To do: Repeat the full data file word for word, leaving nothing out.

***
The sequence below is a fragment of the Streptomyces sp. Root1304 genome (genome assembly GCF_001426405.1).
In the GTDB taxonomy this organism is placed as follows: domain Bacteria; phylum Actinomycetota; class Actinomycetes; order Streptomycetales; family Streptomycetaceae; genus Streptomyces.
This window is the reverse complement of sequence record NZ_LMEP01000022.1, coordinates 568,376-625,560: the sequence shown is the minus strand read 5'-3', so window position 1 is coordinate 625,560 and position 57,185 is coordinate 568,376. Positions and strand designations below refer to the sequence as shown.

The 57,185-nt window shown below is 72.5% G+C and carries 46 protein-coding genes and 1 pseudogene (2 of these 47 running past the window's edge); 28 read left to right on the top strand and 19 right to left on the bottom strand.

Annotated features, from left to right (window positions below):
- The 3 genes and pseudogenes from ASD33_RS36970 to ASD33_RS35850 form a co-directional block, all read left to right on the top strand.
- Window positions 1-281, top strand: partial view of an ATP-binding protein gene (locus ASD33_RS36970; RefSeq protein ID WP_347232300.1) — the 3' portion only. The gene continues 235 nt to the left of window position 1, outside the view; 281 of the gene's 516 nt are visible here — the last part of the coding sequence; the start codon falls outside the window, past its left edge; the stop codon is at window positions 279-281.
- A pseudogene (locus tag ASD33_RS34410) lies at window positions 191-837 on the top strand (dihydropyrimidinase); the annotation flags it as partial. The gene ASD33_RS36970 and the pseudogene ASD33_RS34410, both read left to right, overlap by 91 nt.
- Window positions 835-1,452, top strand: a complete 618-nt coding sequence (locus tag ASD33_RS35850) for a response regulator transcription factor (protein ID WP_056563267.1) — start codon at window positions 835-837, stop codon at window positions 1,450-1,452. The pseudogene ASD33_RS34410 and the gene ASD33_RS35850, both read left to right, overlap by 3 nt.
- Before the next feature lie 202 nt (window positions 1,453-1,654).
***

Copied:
The sequence below is a fragment of the Streptomyces sp. Root1304 genome (genome assembly GCF_001426405.1).
In the GTDB taxonomy this organism is placed as follows: domain Bacteria; phylum Actinomycetota; class Actinomycetes; order Streptomycetales; family Streptomycetaceae; genus Streptomyces.
This window is the reverse complement of sequence record NZ_LMEP01000022.1, coordinates 568,376-625,560: the sequence shown is the minus strand read 5'-3', so window position 1 is coordinate 625,560 and position 57,185 is coordinate 568,376. Positions and strand designations below refer to the sequence as shown.

The 57,185-nt window shown below is 72.5% G+C and carries 46 protein-coding genes and 1 pseudogene (2 of these 47 running past the window's edge); 28 read left to right on the top strand and 19 right to left on the bottom strand.

Annotated features, from left to right (window positions below):
- The 3 genes and pseudogenes from ASD33_RS36970 to ASD33_RS35850 form a co-directional block, all read left to right on the top strand.
- Window positions 1-281, top strand: partial view of an ATP-binding protein gene (locus ASD33_RS36970; RefSeq protein ID WP_347232300.1) — the 3' portion only. The gene continues 235 nt to the left of window position 1, outside the view; 281 of the gene's 516 nt are visible here — the last part of the coding sequence; the start codon falls outside the window, past its left edge; the stop codon is at window positions 279-281.
- A pseudogene (locus tag ASD33_RS34410) lies at window positions 191-837 on the top strand (dihydropyrimidinase); the annotation flags it as partial. The gene ASD33_RS36970 and the pseudogene ASD33_RS34410, both read left to right, overlap by 91 nt.
- Window positions 835-1,452, top strand: a complete 618-nt coding sequence (locus tag ASD33_RS35850) for a response regulator transcription factor (protein ID WP_056563267.1) — start codon at window positions 835-837, stop codon at window positions 1,450-1,452. The pseudogene ASD33_RS34410 and the gene ASD33_RS35850, both read left to right, overlap by 3 nt.
- Before the next feature lie 202 nt (window positions 1,453-1,654).